San Diego is not New York, with its dominant central business districts in Midtown and Lower Manhattan. But it still has a recognizable city center. Connecting Kearny Mesa and the eastern portion of the South Bay to the region’s rail network is worthwhile, but this connection should run through downtown. Kearny Mesa is no different from New York’s two biggest off-Manhattan job centers, downtown Brooklyn and Long Island City, which the G train connects.
The route of the new South Bay Rapid bus, the 225, is instructive. The bus does not miss downtown, like the Purple Line. On the contrary, it connects Otay Mesa, well to the east of the Purple Line’s proposed southern terminus of San Ysidro, with downtown. That is where people in the South Bay want to go.
Public Transit to Office Parks
Kearny Mesa is a large job center, full of office parks. The buildings are surrounded by parking, as all workers drive to the office, and the streets are designed with cars in mind. The main roads the Purple Line is planned to follow, Ruffin Road and Claremont Mesa Boulevard, are hostile to pedestrians. They feature narrow sidewalks next to fast car traffic, and pedestrians must brave many lanes of arterial traffic in order to cross them.
There are mass transit lines designed to serve such communities in the United States, but their ridership is not high. In Los Angeles, El Segundo, a suburban job center similar to Kearny Mesa, has a station on the Green Line. The Green Line, a chordal line in the median of the 105 that barely misses LAX, is generally weak, but El Segundo is one of its weakest parts: In 2016 each of its three stations had about 1,000 boardings per weekday, whereas LAX had 4,000 and the stations east of LAX all had at least 2,000.
The problem is that office parks are large and sprawling. Kearny Mesa has 90,000 jobs spread out evenly over six square miles; it’s bigger but less dense than El Segundo, which has 50,000 jobs in two square miles. The three planned Purple Line stations, then, would only serve a small minority of these 90,000 jobs, and the auto-oriented streets would restrict the ability of commuters to walk the significant distances from the station to the office. It’s nothing like downtown San Diego, where pedestrians can walk longer distances from the station to the office alongside streets with wide sidewalks lined with retail.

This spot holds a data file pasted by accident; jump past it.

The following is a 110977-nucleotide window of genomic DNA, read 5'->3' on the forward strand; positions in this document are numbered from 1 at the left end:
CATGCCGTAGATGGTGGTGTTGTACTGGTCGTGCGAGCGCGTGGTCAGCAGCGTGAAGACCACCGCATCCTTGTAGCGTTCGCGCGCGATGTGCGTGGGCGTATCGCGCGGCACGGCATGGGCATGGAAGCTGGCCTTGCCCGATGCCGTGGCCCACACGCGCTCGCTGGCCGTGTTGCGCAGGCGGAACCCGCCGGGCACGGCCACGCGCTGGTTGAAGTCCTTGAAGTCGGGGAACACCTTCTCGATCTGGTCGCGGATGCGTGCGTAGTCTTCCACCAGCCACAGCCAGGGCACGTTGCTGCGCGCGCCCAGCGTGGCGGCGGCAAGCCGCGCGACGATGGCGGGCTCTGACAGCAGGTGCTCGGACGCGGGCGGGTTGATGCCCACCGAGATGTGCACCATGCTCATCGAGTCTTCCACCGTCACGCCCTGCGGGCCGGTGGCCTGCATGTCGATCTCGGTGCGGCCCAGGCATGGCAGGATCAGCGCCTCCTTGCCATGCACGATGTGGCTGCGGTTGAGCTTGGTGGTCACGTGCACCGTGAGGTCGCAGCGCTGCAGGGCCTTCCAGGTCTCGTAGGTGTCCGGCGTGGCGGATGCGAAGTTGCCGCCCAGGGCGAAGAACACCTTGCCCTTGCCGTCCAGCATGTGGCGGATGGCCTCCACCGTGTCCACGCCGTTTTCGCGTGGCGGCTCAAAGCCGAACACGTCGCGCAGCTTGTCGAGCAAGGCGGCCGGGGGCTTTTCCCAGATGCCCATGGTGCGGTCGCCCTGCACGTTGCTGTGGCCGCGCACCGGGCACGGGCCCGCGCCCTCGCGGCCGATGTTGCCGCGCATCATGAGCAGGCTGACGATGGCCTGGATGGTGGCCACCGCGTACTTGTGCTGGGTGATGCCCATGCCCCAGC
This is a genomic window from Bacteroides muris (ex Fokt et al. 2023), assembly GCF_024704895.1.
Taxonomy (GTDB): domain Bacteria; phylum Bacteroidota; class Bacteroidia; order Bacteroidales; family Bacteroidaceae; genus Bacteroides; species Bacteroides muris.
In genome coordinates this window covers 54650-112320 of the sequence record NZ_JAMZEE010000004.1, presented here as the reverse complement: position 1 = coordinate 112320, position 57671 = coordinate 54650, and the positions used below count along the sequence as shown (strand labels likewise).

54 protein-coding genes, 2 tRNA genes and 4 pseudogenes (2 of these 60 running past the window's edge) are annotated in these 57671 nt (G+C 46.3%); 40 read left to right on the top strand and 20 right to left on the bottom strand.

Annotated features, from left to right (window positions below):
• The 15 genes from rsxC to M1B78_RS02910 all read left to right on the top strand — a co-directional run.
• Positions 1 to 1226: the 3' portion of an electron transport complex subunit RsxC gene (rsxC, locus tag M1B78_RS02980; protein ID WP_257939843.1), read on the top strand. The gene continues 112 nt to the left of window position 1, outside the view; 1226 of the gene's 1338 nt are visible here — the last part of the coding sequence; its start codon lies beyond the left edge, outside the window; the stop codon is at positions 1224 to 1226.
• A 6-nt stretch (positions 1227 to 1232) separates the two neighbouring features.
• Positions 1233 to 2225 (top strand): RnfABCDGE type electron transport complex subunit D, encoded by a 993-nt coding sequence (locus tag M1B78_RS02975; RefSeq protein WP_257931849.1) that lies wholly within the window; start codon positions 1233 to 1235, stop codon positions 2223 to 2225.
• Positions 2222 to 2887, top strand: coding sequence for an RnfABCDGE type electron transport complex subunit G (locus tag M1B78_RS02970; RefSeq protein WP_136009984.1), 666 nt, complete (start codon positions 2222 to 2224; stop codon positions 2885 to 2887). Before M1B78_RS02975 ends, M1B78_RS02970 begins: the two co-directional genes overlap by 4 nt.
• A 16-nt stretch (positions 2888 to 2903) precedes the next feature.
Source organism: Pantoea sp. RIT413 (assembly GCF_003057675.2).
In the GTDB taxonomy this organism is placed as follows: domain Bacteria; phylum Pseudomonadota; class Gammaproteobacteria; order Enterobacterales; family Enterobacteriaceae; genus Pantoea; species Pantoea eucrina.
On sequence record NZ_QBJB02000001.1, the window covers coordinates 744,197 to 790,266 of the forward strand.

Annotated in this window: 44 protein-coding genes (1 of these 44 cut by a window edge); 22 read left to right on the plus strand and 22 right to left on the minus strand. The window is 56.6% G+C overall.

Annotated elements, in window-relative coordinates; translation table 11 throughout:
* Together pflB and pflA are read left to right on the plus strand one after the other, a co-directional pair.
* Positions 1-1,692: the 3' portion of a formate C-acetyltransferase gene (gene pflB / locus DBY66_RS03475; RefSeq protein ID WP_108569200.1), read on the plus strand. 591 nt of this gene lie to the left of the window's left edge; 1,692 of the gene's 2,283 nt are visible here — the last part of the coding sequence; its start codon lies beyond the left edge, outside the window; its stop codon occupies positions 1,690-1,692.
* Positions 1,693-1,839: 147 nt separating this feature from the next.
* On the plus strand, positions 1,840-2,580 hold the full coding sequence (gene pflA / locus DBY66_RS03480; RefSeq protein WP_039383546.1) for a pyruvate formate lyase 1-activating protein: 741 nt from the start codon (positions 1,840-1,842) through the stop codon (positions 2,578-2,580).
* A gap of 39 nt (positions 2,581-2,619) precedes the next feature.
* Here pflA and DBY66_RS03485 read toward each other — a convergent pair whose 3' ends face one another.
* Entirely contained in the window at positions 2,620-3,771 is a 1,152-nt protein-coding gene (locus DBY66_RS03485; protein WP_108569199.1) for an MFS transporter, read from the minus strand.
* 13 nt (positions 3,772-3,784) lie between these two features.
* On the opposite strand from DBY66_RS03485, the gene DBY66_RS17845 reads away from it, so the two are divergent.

Converting an auto-oriented office park to a transit-oriented one is possible, but difficult. Northern Virginia is currently doing so at one of the nation’s most famous suburban job centers, Tysons Corner. The Washington Metro opened an extension to Tysons in 2014, and since then the area has made changes aiming at transforming the place into a walkable urban neighborhood. These include street-facing housing development, generous sidewalks with ample crosswalks and urban parks.
San Diego would need to make a concerted effort at sprawl repair in Kearny Mesa for there to be any hope of serving it with the trolley.
A Bad Value Proposition
It’s unclear what will be part of MTS’s 2020 ballot measure. Parent said it isn’t at all clear that the Purple Line will be included, and that even if it was, it could be as a freeway bus line instead of a trolley line. There are other competing projects for the same pot of money.
It’s worthwhile looking at the region’s top priorities beyond the Mid-Coast extension. There’s a menu of options for what to do, including additional bus service, street reconstruction and additional radial trolley lines. For example, if Kearny Mesa is a priority, it could get a Green Line branch, or a branch going east from the Blue Line extension.
But as it is now, the I-805 and I-15 corridors aren’t an ideal priority for a light rail line running in a freeway median that misses downtown but serves parallel to downtown without serving it, connecting to office park sprawl. The extent to which it is unlikely to see high ridership, paired with the $4.2 billion cost projection, suggests it is not a good use of money in its current form. This does not mean the concept is irredeemable: A trolley extension to Kearny Mesa paired with a comprehensive sprawl repair project could succeed, but not along the proposed alignment.
The Purple Line as it is planned, however, does not appear to be a recipe for success.